W3C home > Mailing lists > Public > public-html-xml@w3.org > January 2011

Re: XML payloads in feeds

From: Sam Ruby <rubys@intertwingly.net>
Date: Fri, 07 Jan 2011 12:38:41 -0500
Message-ID: <4D274FA1.9030302@intertwingly.net>
To: Henri Sivonen <hsivonen@iki.fi>
CC: public-html-xml@w3.org
On 01/07/2011 11:54 AM, Henri Sivonen wrote:
> On Jan 7, 2011, at 14:24, Sam Ruby wrote:
>> You are confusing one of the problems with the RSS 2.0 title
>> element (which is allegedly backwards compatible with NetScape's
>> 0.91 which explicitly described title as plain text and UserLand's
>> 0.91 which exclusively used title for HTML) with RSS 2.0's
>> description element.
> No, I meant<desciption>  as a child of<item>.
>> To help anchor this discussion, here is the an actual bug report:
>> https://bugzilla.mozilla.org/show_bug.cgi?id=602304
> It seems to me that there are two problems here. Since MathML isn't
> *arbitrary* XML but is a Web vocabulary (where (X)HTML, MathML, SVG
> and ARIA are Web vocabularies), this isn't an issue with RSS and
> arbitrary XML.
> 1) Having to hack a system that was designed for text/html to emit
> application/xhtml+xml in order to use MathML. Once HTML5 parsers are
> deployed on the consumer side, there's no need to switch from
> html/html to application/xhtml+xml in order to use MathML.

While that is a true statement, it generally is not the case that 
everything that can be done in xhtml can be done in html (or vice versa, 
for that matter).

> 2) Planet Venus not parsing HTML fragments using the HTML5 fragment
> parsing algorithm. Once an HTML5 parser is available for the
> programming language Planet Venus is written in, Planet Venus can
> start parsing HTML fragments using the HTML5 fragment parsing
> algorithm.

Planet Venus is written in Python, and there is an an excellent HTML5 
parser available in the form of html5lib.  In fact, Venus can and does 
use html5lib, just not consistently.  It turns out that Venus depends on 
the feedparser library which does it own parsing using sgmllib. 
Replacing sgmllib with html5lib turns out to be a non-trivial effort and 
actually changes the behavior of the feedparser.  You can see the 
results of my analysis here:


A quick summary: it is doable, but it is a fair amount of work, and will 
break an unknown number of things, many of which we will only find out 
about after a release is made and it gets in the hand of real users. 
Remember: the feedparser is used in many places, not just in Venus.

Add to the mix the fact that Python itself is in a transition period 
from Python 2 to Python 3 and there is a number of logistical challenges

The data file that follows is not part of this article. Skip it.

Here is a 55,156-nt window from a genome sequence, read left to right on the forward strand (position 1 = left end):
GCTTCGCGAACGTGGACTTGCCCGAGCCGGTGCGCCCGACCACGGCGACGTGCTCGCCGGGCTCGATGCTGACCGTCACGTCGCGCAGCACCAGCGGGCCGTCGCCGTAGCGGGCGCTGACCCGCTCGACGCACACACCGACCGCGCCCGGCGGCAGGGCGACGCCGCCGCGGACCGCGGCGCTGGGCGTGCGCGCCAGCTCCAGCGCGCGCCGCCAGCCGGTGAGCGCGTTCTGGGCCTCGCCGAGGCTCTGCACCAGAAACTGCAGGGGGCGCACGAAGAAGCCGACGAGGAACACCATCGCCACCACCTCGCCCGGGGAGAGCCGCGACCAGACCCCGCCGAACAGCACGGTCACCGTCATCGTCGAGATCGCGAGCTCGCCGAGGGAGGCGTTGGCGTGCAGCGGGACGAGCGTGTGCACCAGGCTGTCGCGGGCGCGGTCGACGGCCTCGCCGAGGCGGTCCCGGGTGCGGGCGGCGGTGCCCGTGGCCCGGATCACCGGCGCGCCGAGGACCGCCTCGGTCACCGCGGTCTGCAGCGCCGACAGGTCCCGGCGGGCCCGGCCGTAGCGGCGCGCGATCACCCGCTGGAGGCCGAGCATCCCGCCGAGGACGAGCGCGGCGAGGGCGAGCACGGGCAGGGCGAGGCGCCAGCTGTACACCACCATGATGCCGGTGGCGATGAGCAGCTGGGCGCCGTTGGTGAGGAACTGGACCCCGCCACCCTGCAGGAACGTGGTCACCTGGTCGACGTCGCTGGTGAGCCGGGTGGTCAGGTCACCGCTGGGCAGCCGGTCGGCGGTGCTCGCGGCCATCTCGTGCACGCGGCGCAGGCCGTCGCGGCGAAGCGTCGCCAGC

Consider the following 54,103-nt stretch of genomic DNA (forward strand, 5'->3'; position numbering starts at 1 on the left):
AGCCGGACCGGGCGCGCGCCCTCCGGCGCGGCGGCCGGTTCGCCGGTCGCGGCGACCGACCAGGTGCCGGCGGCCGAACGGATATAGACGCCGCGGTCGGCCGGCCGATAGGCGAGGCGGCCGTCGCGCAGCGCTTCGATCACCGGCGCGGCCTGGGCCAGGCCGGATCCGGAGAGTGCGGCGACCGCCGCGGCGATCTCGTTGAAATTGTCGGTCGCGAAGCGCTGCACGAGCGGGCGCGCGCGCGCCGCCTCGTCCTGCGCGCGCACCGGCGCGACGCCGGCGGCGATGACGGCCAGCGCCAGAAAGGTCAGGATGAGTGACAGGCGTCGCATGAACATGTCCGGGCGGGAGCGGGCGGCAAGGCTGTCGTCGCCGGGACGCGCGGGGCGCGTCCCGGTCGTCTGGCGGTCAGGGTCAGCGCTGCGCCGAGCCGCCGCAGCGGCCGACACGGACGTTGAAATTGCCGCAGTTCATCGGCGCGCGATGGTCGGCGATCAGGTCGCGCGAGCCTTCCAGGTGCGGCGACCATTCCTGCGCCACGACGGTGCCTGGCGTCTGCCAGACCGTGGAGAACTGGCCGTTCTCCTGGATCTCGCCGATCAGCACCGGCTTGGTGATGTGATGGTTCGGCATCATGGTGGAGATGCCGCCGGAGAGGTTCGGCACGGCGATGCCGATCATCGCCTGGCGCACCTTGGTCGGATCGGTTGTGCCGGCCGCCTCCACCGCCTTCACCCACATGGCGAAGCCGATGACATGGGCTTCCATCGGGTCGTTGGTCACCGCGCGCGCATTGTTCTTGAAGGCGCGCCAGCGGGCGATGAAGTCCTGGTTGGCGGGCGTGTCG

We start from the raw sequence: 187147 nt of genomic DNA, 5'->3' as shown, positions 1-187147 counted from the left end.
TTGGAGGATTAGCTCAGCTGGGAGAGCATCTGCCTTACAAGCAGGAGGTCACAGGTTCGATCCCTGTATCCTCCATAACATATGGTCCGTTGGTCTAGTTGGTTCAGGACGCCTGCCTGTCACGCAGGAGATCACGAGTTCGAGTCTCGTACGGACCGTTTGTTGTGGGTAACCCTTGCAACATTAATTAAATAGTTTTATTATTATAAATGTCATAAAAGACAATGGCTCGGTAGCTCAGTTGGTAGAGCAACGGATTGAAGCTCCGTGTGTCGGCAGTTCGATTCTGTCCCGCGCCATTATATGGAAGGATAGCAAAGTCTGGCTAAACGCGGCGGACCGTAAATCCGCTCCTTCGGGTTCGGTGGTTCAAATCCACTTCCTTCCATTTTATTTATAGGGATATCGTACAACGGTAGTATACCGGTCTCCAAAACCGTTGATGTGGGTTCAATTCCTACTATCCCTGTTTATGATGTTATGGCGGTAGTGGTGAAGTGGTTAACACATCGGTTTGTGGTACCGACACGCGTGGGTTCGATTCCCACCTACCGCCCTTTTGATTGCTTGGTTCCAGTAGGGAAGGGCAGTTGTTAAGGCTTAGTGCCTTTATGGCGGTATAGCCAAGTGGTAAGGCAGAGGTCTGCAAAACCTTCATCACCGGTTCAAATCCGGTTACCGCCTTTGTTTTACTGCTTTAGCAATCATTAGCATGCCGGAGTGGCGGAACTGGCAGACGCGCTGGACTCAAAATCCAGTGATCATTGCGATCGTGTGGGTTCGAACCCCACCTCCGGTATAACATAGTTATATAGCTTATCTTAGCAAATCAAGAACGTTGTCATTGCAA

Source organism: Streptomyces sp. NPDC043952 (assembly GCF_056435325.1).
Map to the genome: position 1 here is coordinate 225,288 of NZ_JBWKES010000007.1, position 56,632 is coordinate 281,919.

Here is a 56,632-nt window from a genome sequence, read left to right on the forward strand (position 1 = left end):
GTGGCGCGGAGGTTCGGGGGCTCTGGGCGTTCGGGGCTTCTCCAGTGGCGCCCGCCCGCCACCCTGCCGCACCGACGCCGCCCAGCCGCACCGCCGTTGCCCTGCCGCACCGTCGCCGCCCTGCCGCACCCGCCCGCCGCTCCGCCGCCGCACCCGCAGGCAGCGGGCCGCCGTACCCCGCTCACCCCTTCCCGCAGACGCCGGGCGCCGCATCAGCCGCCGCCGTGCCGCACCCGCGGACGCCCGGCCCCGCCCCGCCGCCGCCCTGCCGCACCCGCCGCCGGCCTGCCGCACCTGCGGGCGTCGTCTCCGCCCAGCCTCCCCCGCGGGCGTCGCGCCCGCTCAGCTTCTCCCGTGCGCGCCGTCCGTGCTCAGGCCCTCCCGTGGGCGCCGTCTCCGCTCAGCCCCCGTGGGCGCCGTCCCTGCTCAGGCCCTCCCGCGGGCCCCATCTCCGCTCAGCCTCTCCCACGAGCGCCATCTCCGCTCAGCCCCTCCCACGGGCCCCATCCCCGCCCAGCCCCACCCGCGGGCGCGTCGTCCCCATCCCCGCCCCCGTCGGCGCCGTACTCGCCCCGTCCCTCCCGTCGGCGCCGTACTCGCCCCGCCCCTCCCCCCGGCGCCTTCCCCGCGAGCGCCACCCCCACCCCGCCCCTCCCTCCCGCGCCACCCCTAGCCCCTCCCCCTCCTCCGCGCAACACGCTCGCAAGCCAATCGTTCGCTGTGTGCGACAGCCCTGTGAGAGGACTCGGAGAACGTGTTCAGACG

that need to be solved simultaneously.

We can certainly continue this discussion at any level of depth you 
like, but the point remains that partial solutions (like your point 1) 
and all but ignoring the quite significant logistical challenges that 
many people face (your point 2) doesn't further the discussion.

In many ways, with Venus we have a bet case scenario: somebody who is 
well versed in both HTML5 and XML, one who not only has access to all of 
the source but direct commit rights to each piece (feedparser, html5lib, 
and venus), and yet I am finding this to be quite a challenge to pull off.

I submit that in many cases where people are dealing with off-the-shelf 
software and a backlog of customer requirements.  I suggest that it will 
likely be quite a while before GoogleReader and NetNewsWire become 
mathml friendly.  I'll go further and say that most of the long tail of 
other readers will never get upgraded.

And I haven't even begun to touch on some of the secondary 
characteristics of some of these components.  Producing the xhtml for my 
planet from the cached data (formatted as Atom entries) takes under 200 
milliseconds on my machine.  Simply converting the xhtml to html using 
html5lib takes an additional 1.2 seconds.  In my case, this is not a 
problem as it is all done off a cron job, but there may be some very 
real scenarios where this is simply not acceptable.

Part of the appeal of the feedparser to date is that it is a single 
source file that has virtually no hard dependencies.  This is something 
that would radically be changed by creating a hard dependency on html5lib.

Over time undoubtedly the parsers will improve and html5 will become a 
part of the standard libraries for many programming langauges, but the 
fact remains that at the present time very little is available to people 
who write scripts that compares to xsltproc and libxml2.

- Sam Ruby
Received on Friday, 7 January 2011 17:39:16 UTC

This archive was generated by hypermail 2.3.1 : Tuesday, 6 January 2015 19:58:27 UTC